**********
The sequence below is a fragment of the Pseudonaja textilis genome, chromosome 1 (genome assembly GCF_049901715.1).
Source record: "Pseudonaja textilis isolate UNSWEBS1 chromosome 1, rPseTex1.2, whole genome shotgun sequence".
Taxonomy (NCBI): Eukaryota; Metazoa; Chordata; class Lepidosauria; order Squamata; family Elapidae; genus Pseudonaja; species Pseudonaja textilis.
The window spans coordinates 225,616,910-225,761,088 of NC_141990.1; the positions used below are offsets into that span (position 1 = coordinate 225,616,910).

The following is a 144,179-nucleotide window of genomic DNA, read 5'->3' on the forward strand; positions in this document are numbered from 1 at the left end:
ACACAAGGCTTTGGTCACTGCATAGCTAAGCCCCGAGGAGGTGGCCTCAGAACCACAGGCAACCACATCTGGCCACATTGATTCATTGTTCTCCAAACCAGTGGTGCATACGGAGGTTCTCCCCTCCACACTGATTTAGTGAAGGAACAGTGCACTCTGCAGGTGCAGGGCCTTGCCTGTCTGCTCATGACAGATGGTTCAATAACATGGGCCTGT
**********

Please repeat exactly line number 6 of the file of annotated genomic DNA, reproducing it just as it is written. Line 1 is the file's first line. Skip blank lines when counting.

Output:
ACACAAGGCTTTGGTCACTGCATAGCTAAGCCCCGAGGAGGTGGCCTCAGAACCACAGGCAACCACATCTGGCCACATTGATTCATTGTTCTCCAAACCAGTGGTGCATACGGAGGTTCTCCCCTCCACACTGATTTAGTGAAGGAACAGTGCACTCTGCAGGTGCAGGGCCTTGCCTGTCTGCTCATGACAGATGGTTCAATAACATGGGCCTGT